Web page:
Quick Note: Why Quinn is Unfit to be Mayor

The Triboro RX plan calls for using preexisting freight rail rights-of-way with minimal freight traffic to build a circumferential subway line through the Bronx, Queens, and Brooklyn. It was mentioned as a possible project by then-MTA head Lee Sander and more recently by Scott Stringer and on The Atlantic Cities by Eric Jaffe. Despite not having nearly as much ridership potential as Second Avenue Subway or a future Utica subway, the presumed low cost of reactivating the right-of-way makes it a promising project.

According to Capital New York, leading mayoral contender Christine Quinn has just made up a price tag of $25 billion for Triboro, while claiming that paving portions of the right-of-way for buses will cost only $25 million. This is on the heels of city council member Brad Lander’s proposal for more investment in bus service. The difference is that Lander proposed using buses for what buses do well, that is service along city streets, and his plan includes bus lanes on major street and what appears to be systemwide off-board fare collection. In contrast, Quinn is just channeling the “buses are always cheaper than rail” mantra and proposing to expand bus service at the expense of a future subway line.

There is no support offered for either of the two cost figures Quinn is using, and plenty of contradictory evidence. Paving over rail lines for bus service is expensive; a recent example from Hartford and a proposal from Staten Island both point to about $40 million per km in the US. The map in the Capital New York article suggests significant detours away from the right-of-way, including on-street turns making the bus as slow as the existing circumferential B35 route, but also several kilometers on the railroad in Queens. Conversely, reusing rail lines for rail service is not nearly as expensive as building a subway. The MTA’s own biased study says a combined on-street and existing-right-of-way North Shore service would cost 65% more if it were light rail than if it were a busway; since the Triboro right-of-way is intact, the cost of service is in the light rail range, rather than the $25 billion for 35 km Quinn says.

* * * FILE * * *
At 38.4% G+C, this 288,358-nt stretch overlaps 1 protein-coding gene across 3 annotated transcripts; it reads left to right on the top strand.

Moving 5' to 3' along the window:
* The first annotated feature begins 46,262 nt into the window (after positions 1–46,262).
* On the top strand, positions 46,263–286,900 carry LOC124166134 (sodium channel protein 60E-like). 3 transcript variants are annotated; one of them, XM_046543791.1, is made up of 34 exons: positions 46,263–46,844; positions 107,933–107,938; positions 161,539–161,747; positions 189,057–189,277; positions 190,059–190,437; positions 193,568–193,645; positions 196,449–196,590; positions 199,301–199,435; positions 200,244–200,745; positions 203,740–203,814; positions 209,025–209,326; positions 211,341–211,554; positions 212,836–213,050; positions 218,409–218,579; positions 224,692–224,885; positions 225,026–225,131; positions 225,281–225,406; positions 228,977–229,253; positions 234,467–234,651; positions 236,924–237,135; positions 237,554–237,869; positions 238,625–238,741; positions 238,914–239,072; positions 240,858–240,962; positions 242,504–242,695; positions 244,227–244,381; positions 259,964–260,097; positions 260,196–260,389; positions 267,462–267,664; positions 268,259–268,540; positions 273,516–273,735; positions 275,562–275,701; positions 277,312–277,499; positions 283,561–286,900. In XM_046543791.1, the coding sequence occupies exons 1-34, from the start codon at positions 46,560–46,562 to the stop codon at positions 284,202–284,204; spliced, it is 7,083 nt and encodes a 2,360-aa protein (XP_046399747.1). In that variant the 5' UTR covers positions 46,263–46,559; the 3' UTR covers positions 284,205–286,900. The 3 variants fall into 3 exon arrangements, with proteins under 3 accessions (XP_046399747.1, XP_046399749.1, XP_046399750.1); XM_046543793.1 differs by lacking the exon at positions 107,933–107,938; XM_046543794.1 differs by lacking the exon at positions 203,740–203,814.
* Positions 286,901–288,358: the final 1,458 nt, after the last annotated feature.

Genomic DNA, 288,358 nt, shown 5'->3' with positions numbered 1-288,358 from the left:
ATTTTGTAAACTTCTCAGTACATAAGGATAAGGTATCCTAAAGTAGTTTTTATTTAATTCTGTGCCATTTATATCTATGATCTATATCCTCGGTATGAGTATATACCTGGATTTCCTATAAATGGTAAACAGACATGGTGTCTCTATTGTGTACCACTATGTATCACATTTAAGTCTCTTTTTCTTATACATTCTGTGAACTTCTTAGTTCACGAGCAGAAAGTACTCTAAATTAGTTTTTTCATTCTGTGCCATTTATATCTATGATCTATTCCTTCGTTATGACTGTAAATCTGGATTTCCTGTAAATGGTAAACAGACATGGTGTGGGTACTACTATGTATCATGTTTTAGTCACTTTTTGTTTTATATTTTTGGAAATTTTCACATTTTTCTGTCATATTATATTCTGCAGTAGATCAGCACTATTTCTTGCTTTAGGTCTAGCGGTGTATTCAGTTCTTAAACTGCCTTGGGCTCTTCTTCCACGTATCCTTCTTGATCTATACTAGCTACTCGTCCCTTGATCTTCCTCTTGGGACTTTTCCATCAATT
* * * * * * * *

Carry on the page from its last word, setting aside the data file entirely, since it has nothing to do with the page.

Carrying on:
But the reason Quinn is unfit for office rather than just wrong is the trust factor coming from this. She isn’t just sandbagging a project she thinks is too hard; the MTA is doing that on its own already. She appears to be brazenly making up outlandish numbers in support of a mantra about bus and rail construction costs. Nor has anyone else proposed a Triboro busway – she made the logical leap herself, despite not having any background in transit advocacy. Politicians who want to succeed need to know which advocates’ ideas to channel, and Quinn is failing at that on the transit front. If I can’t trust anything she says about transit, how can I trust anything she says about the effectiveness of stop-and-frisk, or about housing affordability, or about the consequences of labor regulations?

Update: Stephen Smith asked Quinn’s spokesperson, who cited a $21 billion figure for a far larger RPA plan including Second Avenue Subway and commuter rail through-running with new lines through Manhattan. I am not holding my breath for a retraction of the bus paving plan from the Quinn campaign.

Update 2: Quinn admitted the mistake on the rail plan, and revised the estimate of the cost down to $1 billion, but sticks to the bus plan and its $25 million estimate.

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9 Responses to Quick Note: Why Quinn is Unfit to be Mayor